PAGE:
Much Ado About Nothing | Literature Criticism Critical Essay by Stephen B. Dobranski

This literature criticism consists of approximately 25 pages of analysis & critique of Much Ado About Nothing.
This section contains 7,384 words
(approx. 25 pages at 300 words per page)
Buy the Critical Essay by Stephen B. Dobranski

Critical Essay by Stephen B. Dobranski

SOURCE: “Children of the Mind: Miscarried Narratives in Much Ado about Nothing,Studies in English Literature, 1500-1900, Vol. 38, No. 2, Spring, 1998, pp. 233-50.

In the following essay, Dobranski traces the “undeveloped, fragmentary history” of the relationship between Benedick and Beatrice, which inflects the light mood of the comedy with tragic elements.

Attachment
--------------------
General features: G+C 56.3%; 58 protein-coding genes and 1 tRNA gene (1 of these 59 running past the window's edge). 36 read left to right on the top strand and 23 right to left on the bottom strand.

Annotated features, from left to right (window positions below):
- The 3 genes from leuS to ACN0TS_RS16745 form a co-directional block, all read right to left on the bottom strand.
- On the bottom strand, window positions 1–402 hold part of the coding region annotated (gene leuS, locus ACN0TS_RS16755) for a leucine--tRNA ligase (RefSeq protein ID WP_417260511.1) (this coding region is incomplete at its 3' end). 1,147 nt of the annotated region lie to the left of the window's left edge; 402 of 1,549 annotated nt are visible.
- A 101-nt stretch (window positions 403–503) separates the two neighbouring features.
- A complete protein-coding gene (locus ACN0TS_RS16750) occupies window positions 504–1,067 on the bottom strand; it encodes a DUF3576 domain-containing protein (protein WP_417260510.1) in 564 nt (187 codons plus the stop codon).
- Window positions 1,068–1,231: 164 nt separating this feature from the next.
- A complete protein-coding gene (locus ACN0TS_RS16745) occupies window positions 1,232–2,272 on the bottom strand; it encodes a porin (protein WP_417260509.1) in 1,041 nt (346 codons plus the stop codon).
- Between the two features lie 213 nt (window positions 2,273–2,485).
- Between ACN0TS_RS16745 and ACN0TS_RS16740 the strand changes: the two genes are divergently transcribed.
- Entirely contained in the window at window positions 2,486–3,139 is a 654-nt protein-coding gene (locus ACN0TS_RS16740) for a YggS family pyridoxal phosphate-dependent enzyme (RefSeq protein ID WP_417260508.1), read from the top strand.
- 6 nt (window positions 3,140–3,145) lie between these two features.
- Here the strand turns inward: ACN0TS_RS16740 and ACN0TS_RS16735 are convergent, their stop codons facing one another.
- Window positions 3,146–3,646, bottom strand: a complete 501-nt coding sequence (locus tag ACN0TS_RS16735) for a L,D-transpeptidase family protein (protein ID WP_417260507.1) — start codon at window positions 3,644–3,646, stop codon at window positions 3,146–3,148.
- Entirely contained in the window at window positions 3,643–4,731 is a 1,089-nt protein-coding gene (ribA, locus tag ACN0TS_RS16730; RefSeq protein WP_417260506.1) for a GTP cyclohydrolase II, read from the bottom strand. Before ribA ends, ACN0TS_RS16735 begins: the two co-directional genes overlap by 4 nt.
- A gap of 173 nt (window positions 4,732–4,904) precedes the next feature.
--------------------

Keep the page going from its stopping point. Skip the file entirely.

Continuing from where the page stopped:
An idea for a short story about people in Manhattan who are constantly creating these real unnecessary neurotic problems for themselves ’cause it keeps them from dealing with more unsolvable, terrifying problems about the universe. 

—Woody Allen, Manhattan

When Beatrice first speaks in Much Ado about Nothing, she inquires after Benedick: “I pray you, is Signior Mountanto returned from the wars or no?” (I.i.28-9).1 That her first concern is Benedick's welfare suggests...

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This section contains 7,384 words
(approx. 25 pages at 300 words per page)
Buy the Critical Essay by Stephen B. Dobranski